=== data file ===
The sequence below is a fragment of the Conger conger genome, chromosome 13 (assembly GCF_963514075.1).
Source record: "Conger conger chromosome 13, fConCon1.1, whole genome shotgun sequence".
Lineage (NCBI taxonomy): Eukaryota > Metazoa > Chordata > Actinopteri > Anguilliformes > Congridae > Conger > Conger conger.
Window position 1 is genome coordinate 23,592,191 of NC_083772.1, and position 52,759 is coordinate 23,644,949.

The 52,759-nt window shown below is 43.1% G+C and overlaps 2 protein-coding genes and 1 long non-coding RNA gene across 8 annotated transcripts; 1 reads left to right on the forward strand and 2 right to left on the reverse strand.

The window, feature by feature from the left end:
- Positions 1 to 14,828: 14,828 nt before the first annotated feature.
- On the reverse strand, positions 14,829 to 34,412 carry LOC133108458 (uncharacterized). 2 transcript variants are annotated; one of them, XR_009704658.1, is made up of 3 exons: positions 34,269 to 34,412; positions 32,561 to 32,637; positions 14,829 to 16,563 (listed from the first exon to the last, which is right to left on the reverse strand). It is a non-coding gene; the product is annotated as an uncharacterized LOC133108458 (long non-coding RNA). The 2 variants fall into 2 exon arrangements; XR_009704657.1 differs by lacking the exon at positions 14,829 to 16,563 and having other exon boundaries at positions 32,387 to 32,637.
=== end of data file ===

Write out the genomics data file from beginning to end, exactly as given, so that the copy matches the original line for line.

The sequence below is a fragment of the Conger conger genome, chromosome 13 (assembly GCF_963514075.1).
Source record: "Conger conger chromosome 13, fConCon1.1, whole genome shotgun sequence".
Lineage (NCBI taxonomy): Eukaryota > Metazoa > Chordata > Actinopteri > Anguilliformes > Congridae > Conger > Conger conger.
Window position 1 is genome coordinate 23,592,191 of NC_083772.1, and position 52,759 is coordinate 23,644,949.

The 52,759-nt window shown below is 43.1% G+C and overlaps 2 protein-coding genes and 1 long non-coding RNA gene across 8 annotated transcripts; 1 reads left to right on the forward strand and 2 right to left on the reverse strand.

The window, feature by feature from the left end:
- Positions 1 to 14,828: 14,828 nt before the first annotated feature.
- On the reverse strand, positions 14,829 to 34,412 carry LOC133108458 (uncharacterized). 2 transcript variants are annotated; one of them, XR_009704658.1, is made up of 3 exons: positions 34,269 to 34,412; positions 32,561 to 32,637; positions 14,829 to 16,563 (listed from the first exon to the last, which is right to left on the reverse strand). It is a non-coding gene; the product is annotated as an uncharacterized LOC133108458 (long non-coding RNA). The 2 variants fall into 2 exon arrangements; XR_009704657.1 differs by lacking the exon at positions 14,829 to 16,563 and having other exon boundaries at positions 32,387 to 32,637.